Salvaging Safe Spaces


How can you know if a property is safe to be on? I ask because my friend, who graduated a couple of years ago, recently bought an old office building. He’s trying to fix it up and rent it out--the first step toward what he’s convinced will be a commercial real estate empire. But I have my doubts. The place he’s buying is old and in disrepair. He says it has asbestos issues, which I had assumed meant the place had to be knocked down! The roof is terrible and leaks, the windows are all busted, and I just can’t figure out how he’s going to make money off of this place. I think he should sell it again and get out, but I don’t know how to tell him. What should I do?

Hey, not so fast--it’s not a sure thing that your friend’s property is beyond saving. Nothing that you mentioned is necessarily a death sentence for an old structure, say the contractors at AAA Superior Construction. Things like new roofing and siding can bring an old property back to life, as long as the building itself is structurally sound. If there aren’t unfixable issues with the foundation or the structure itself, your friend should be able to revive the property.

The asbestos issue is a serious thing, say the asbestos remediation support project managers at Forensic Analytical. But that, too, can likely be fixed. The fact that your friend is aware of the issue is the first step. Now he just needs to make sure that the asbestos remediation process is handled properly by professionals who know how to do the job safely and legally. Nothing in your letter suggests that your friend won’t do that.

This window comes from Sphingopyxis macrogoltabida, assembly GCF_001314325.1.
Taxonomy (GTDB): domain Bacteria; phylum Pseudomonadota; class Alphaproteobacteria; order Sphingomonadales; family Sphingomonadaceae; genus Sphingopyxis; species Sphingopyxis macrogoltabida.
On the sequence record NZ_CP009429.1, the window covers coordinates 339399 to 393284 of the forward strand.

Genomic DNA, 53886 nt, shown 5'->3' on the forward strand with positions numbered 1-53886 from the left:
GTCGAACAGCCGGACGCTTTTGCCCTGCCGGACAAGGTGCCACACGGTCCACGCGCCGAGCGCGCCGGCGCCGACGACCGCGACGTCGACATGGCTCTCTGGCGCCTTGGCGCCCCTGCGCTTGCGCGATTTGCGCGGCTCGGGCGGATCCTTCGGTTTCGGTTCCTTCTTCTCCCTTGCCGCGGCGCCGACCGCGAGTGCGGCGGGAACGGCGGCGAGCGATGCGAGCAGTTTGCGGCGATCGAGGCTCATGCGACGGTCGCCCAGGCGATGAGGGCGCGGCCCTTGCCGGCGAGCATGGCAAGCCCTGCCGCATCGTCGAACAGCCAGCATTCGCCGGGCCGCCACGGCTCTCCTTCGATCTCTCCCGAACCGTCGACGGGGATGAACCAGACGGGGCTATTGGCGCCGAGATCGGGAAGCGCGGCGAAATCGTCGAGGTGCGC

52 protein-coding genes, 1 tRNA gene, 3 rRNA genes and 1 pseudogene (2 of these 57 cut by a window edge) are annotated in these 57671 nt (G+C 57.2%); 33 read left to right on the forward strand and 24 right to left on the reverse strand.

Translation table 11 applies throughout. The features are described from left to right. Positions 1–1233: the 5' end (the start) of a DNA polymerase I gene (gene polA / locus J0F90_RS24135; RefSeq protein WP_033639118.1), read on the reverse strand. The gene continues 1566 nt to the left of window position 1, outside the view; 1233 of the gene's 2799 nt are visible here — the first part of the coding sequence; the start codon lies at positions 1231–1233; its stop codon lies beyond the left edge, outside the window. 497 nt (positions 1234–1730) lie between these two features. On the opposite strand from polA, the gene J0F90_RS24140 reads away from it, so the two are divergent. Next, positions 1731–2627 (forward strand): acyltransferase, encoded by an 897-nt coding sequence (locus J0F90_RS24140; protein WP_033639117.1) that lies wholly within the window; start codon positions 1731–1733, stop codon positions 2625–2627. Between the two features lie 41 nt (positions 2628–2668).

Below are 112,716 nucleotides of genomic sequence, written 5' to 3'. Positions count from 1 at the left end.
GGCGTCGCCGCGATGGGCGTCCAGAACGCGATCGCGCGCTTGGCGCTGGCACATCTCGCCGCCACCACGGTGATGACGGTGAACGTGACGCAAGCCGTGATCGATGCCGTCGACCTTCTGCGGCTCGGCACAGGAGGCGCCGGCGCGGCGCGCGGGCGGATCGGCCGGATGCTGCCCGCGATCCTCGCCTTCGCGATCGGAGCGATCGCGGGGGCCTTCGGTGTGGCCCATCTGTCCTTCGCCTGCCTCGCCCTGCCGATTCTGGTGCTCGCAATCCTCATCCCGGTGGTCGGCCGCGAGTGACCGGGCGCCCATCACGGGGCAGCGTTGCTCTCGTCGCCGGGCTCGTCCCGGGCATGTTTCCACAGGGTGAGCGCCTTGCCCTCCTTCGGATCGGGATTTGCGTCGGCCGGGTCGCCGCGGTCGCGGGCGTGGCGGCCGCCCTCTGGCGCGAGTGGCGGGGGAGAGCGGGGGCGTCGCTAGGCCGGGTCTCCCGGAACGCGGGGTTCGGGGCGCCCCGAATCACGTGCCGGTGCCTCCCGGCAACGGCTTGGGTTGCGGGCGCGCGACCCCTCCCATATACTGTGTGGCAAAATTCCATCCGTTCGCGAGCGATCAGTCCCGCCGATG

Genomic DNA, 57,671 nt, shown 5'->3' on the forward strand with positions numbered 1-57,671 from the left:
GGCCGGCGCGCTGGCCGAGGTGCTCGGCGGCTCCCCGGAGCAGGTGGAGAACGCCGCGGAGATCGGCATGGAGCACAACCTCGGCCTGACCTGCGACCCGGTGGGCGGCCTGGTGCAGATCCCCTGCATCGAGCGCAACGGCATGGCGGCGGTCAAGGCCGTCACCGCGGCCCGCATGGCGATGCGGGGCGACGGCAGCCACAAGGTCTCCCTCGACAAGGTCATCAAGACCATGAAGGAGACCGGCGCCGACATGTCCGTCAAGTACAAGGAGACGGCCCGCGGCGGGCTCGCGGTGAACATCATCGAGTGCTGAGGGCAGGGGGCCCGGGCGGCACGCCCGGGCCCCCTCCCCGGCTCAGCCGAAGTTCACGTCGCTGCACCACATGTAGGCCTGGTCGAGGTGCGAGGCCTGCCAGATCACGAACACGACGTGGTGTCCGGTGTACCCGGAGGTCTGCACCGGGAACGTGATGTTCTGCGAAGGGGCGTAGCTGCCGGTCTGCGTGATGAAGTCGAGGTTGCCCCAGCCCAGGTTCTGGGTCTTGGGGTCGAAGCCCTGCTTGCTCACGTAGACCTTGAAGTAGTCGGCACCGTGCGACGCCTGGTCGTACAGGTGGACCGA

All of these repairs will be pricey, of course. But that doesn’t mean your friend’s business is doomed. His improvements will be a business expense, which will give him some breaks when tax time comes around. And if for any reason he decides he can’t make the repairs, well, he’ll still own the property even if he chooses to knock the old building down and rebuild.

Real estate businesses can be tricky, and there’s no guarantee that your friend will make money. But the real estate market is doing reasonably well right now, and the fact that the property was in disrepair when you friend purchased it is not in and of itself a reason to worry about his business sense. Plenty of people buy fixer-uppers, and some even flip houses for a living: 2016 marked a nine-year high in the business, though it’s still easy to lose money flipping homes. It is, of course, perfectly possible for your friend to lose money on his real estate investment--but from the sounds of things, there’s no reason to be immediately concerned with his sanity. While we can’t be sure without knowing more about the purchase price, location, zoning, and condition of the property, it seems likely that your friend is doing just fine. There’s no need to worry on his behalf.

“It is not the beauty of a building you should look at; it’s the construction of the foundation that will stand the test of time.” -- David Allan Coe

UTA Radio on Facebook

Twitter Feed

UTA News